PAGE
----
Police to roll out domestic abuse protection orders

Echo: Police to roll out domestic abuse protection orders Police to roll out domestic abuse protection orders

NEW protection orders will be implemented by Essex Police for victims of domestic abuse.

The Domestic Violence Protection Notices (DVPN) and Domestic Violence Prevention Orders (DVPO) are being rolled out across England and Wales following successful pilots in three force areas.

Essex Police plans to have the scheme up and running by early summer.

Det Insp Nick Burston, of Essex Police public protection unit, said: "These protection notices and orders will give police new civil powers which originate from the Crime and Security Act 2010.

"They will allow us to put in place protection for the victim in the immediate aftermath of a domestic violence incident. They can be used where the perpetrator is cautioned, bailed without conditions but also where no further action is otherwise taken.”

The legislation can be considered for use if a domestic incident occurs and violence has been used or threatened by someone over 18 and the level of the violence causes the attending police officer to fear for the on-going safety of the victim.

If the suspected perpetrator is arrested and taken to custody then, as well as investigating any criminal offences identified, officers must also give consideration to the use of a domestic violence protection notice.

The notice informs the perpetrator of emergency provisions that are being placed on them by police; which can include banning them from entering a house or harassing a victim such as by making lots of phone calls or sending constant texts.

The notice is activated when they are released from custody if they are given a caution, bailed without conditions or where no further action is taken.

The perpetrator will also be informed that police will be seeking a full domestic violence prevention order (DVPO) in the next 48 hours and given a court date. If they fail to attend the order will be heard in their absence.

The DVPO is then made by a Magistrates court - it will consider the evidence and the restrictions being sought by the police at the time the initial notice was served on the perpetrator.

The full list of provisions can include prohibitions on the perpetrator molesting the victim, evicting or excluding the victim from a premises, entering the premises and coming within a certain distance of the premises.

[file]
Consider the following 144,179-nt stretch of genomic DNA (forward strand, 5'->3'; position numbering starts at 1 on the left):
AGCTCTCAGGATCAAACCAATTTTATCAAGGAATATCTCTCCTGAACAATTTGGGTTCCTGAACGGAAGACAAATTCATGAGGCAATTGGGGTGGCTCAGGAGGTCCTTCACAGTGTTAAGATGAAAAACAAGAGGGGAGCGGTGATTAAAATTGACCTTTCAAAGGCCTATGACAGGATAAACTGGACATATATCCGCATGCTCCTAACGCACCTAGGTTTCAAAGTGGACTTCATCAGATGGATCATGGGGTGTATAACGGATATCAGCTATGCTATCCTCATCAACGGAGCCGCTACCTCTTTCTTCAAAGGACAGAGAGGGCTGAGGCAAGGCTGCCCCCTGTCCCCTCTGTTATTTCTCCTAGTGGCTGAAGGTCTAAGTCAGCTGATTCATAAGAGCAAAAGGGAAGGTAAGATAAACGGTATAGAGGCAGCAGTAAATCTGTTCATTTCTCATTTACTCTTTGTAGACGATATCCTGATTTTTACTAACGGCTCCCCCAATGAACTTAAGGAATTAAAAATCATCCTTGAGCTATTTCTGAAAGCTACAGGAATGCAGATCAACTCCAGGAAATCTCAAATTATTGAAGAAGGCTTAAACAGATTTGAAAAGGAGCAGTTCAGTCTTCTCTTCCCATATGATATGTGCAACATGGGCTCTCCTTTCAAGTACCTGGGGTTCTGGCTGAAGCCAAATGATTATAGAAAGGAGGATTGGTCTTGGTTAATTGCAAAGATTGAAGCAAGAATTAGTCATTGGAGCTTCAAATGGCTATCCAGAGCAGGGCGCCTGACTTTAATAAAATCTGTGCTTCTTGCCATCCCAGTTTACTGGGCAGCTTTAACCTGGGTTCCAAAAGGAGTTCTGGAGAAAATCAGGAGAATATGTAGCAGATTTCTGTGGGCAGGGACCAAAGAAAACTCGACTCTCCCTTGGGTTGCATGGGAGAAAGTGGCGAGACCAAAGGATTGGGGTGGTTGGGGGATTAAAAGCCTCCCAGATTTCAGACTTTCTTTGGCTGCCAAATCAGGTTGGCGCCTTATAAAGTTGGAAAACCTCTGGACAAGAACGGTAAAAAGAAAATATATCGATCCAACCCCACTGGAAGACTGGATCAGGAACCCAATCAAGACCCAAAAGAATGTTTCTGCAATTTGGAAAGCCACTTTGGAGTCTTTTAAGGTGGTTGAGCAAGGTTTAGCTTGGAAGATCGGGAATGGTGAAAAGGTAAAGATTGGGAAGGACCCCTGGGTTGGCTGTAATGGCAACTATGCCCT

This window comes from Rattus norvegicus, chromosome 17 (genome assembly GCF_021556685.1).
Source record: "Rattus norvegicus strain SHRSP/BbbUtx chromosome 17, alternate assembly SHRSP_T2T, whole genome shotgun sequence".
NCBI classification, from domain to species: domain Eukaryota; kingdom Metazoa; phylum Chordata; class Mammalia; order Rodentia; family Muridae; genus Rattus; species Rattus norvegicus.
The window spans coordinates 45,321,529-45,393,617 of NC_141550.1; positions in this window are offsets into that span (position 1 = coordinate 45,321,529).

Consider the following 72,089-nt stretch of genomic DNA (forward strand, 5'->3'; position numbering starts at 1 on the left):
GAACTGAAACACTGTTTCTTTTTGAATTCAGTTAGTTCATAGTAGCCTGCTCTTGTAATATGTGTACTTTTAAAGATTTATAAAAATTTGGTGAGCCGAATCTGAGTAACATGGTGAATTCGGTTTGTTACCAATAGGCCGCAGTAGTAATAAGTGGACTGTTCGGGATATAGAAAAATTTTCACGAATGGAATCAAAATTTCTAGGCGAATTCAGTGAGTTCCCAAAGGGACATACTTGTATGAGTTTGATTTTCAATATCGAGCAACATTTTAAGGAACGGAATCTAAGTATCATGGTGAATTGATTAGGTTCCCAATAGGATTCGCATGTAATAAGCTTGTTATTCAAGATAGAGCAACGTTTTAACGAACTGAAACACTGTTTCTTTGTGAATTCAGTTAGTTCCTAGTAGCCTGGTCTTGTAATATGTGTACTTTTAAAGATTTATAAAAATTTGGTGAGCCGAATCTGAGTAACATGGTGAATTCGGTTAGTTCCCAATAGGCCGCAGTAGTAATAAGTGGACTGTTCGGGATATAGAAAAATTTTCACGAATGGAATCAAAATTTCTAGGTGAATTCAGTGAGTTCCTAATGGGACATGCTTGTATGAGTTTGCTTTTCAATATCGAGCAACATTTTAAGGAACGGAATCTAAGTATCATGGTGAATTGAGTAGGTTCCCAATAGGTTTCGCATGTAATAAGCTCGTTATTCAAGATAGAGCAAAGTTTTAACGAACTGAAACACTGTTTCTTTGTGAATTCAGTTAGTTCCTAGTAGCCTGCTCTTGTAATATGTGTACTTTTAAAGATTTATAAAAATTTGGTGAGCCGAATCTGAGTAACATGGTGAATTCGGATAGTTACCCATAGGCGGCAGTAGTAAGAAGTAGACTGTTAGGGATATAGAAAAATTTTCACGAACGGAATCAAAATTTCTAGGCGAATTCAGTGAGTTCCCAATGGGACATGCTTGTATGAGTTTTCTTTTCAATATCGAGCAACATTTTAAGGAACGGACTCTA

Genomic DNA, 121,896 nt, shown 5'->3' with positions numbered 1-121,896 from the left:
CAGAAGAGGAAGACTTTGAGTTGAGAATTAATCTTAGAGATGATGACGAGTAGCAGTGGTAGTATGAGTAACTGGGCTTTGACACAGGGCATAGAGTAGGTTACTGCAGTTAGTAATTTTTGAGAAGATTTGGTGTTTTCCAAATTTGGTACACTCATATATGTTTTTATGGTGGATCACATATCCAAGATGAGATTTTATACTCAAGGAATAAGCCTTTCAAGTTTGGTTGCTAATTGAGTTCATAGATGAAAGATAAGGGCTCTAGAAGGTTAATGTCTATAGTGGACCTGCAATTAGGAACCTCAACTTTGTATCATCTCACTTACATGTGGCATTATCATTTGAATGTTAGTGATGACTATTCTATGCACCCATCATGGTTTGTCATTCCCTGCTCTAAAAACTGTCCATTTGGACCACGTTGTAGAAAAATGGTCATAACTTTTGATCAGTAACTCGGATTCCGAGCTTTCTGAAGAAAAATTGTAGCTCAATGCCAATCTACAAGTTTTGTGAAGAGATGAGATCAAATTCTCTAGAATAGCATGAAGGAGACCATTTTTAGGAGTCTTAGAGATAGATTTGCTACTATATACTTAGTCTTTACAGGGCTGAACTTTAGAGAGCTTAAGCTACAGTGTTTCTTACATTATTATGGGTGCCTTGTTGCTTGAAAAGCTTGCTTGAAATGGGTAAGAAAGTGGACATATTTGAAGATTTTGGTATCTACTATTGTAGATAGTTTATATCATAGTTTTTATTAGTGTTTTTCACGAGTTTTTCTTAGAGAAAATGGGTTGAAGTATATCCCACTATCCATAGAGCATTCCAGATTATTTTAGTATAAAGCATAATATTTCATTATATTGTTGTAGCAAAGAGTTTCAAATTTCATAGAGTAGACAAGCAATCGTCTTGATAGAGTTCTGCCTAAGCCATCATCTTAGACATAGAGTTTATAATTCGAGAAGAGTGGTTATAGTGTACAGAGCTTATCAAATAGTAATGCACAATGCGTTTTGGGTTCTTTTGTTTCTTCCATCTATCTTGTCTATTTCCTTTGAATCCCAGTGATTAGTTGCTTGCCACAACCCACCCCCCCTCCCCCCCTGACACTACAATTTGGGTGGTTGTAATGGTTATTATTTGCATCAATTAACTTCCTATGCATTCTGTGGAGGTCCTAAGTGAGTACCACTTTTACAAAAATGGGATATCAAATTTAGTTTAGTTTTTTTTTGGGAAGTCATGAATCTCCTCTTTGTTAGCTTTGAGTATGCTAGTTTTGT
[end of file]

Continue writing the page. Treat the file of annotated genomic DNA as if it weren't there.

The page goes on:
It can also require a perpetrator to leave the premises Once an order is granted the provisions will remain in place for a period of 14 to 28 days, allowing the victim a level of breathing space to consider their options, with the help of support agencies.

Det Insp Burston said: "These provisions can bridge the gap in providing immediate emergency protection to the victim where there is an on-going risk of violence.

"If someone breaches a notice they will be subject to immediate arrest and can then be remanded in custody to appear before a court for a full order to be considered. A breach of an order can lead to a maximum fine of £5,000 or a two month prison sentence.

"We see these orders as being an important addition in the early safeguarding of victims and will be working towards implementation as soon as possible.”

Comments (1)

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11:34am Wed 5 Mar 14

stopmoaning1 says...

Sounds good to start with until you start to look deeper.
If the 'perpetrator' ignores the order in the same way they might ignore bail conditions set by the police or courts, the victim is in exactly the same position as Jeanette Goodwin, whereby the police kept on arresting and charging him, and the courts let him walk with bail conditions before he killed her.
Also, if the 'perpetrator is released from custody with no further action being taken, doesn't that mean there is no case to answer? How can the police say they are taking no action but we'll slap one of these orders on you?

And just to clarify, I am a middle aged woman who has fortunately never suffered from domestic violence. I believe everything possible should be done to protect victims, but this just seems like a publicity gimmick that will have no real teeth. The answer must surely be for the courts to impose proper and relevant sentences in the first place. Perhaps if they did that, Martin Bunch wouldn't have been allowed out on bail so he could go and kill Jeanette Goodwin.
Sounds good to start with until you start to look deeper. If the 'perpetrator' ignores the order in the same way they might ignore bail conditions set by the police or courts, the victim is in exactly the same position as Jeanette Goodwin, whereby the police kept on arresting and charging him, and the courts let him walk with bail conditions before he killed her. Also, if the 'perpetrator is released from custody with no further action being taken, doesn't that mean there is no case to answer? How can the police say they are taking no action but we'll slap one of these orders on you? And just to clarify, I am a middle aged woman who has fortunately never suffered from domestic violence. I believe everything possible should be done to protect victims, but this just seems like a publicity gimmick that will have no real teeth. The answer must surely be for the courts to impose proper and relevant sentences in the first place. Perhaps if they did that, Martin Bunch wouldn't have been allowed out on bail so he could go and kill Jeanette Goodwin. stopmoaning1
  • Score: 10

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